Many snowmobilers aren’t getting the best ride their sled can give them, because way too many riders automatically assume that the dealer set up is the “right” set up.
In reality many sleds on the trail do not have their suspensions set up properly for the owner’s specific riding style. If you ask many riders a question about their suspension, the reply is often “It came from the dealer this way.”
Indeed, it did. But when Snowmobile.com interviewed several dealers on this issue, they had quite a different view, “We leave the suspension set ups to the owner, we don’t know how they ride, so we leave the suspension the way it came from the factory.”
Obviously not all owners or dealers are as haphazard with set up. After all, your sled’s suspension set up is an important matter of choice. As an example, we recall a conversation with a veteran rider who expressed dismay with other riders who took to badmouthing the ride of his favorite sled brand. He said that he had been riding one day when he came across a group of other riders, quite unhappy riders. They complained about their sleds’ ride. Since those sleds were the same as his, he couldn’t understand why they were so angry. His sled rode great.
He even let a couple of the other riders try his sled for comparison. After their rides they seemed more angry. Why didn’t their sleds ride like his? After a quick test ride of their sleds, our friend understood what was happening. None of these riders had made any suspension set up changes. Most of the settings were totally off the mark for the conditions. So, explaining this, he helped them make the necessary changes. Once they achieved proper set up, all those angry riders found that they actually liked their sleds.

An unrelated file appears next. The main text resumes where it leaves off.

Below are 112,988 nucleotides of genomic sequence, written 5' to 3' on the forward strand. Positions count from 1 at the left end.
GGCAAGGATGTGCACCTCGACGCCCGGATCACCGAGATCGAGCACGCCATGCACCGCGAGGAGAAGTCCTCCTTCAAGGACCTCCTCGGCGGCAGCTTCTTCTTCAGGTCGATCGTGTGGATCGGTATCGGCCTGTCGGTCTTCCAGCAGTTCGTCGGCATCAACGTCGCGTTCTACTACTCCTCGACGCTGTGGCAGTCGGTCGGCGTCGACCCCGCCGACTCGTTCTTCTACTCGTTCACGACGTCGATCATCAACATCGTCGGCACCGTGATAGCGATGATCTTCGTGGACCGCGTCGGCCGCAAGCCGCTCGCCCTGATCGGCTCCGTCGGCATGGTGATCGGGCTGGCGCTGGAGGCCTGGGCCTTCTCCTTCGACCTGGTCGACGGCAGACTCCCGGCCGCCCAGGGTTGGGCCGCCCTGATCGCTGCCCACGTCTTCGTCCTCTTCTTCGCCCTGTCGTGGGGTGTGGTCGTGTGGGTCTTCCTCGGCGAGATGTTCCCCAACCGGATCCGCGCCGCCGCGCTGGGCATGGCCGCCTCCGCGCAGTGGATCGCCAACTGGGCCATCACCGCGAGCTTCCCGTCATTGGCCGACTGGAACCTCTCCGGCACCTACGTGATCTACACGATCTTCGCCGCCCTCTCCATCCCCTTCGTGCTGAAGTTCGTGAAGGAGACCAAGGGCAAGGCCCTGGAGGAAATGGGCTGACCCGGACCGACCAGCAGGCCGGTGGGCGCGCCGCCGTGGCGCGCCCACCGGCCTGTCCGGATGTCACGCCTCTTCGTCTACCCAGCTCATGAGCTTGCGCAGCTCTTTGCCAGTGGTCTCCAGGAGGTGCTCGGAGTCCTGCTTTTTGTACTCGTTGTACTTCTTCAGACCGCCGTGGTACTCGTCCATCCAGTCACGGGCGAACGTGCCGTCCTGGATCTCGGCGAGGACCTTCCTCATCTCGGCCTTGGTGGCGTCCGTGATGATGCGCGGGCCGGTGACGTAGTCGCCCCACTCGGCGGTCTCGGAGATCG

Unfortunately, this story is all too true. So many riders simply do not take time to figure out their own set ups. They just hop on and go riding. As snowmobilers, we can understand this excitement of “just go riding,” especially after the first snowfall!
But the proper set up will improve your time on the trails and enable you to get the best ride possible from your sled.
Snowmobile.com recently took the opportunity to talk suspension set ups with Adam Robinson, an expert in the world of motocross and snocross suspensions. He has spent the past decade of snocross seasons travelling with Factory Teams like RydeFX, Scheuring Speed Sports, Amsoil Team and OTSFF Race Team. We had the opportunity to discuss sled suspensions and the proper set up for both racing and today’s trail riding.
The following “Q & A” reflects Robinson’s suggestions for suspension setups.
Basic Set Ups
Snowmobile.com: Ok, where do you start?
Adam Robinson: The first consideration is shock springs. The OEMs do a great job for 75% of the riders. The other 25% includes lightweights and heavyweights. If you can’t set the appropriate pre-load on your suspension, it will never work properly. For example: If a heavyweight rider has the spring settings in the stiffest position and the sled is still sagging too far down, the fix is the rider will need to upgrade to a stiffer set of springs. The OEMs have a range of springs available for different suspension set ups.
SC: What do you mean by pre-load?
AR: That is a term used to describe the spring adjustments for the proper ride height. Even today’s economy sled models have adjustable spring positions or pre-load that gives individual riders the option to accommodate their weight and riding ability.
SC: After you have the pre-load set, what next?
AR: Pick out a block of time in order to make some adjustments, make notes for each step of the way. Ride the sled through a particular section with the stock settings – on most premium sleds there is a compression setting adjustment on the bottom of the front shocks. Before you make any adjustments, though, find the stock setting by counting the number of clicks all the way in, record that number, and return it to the stock setting. The next part is trial and error with adjustments of NO MORE than two clicks at a time. Test ride and record the results. These test rides should be over the same terrain on the same day.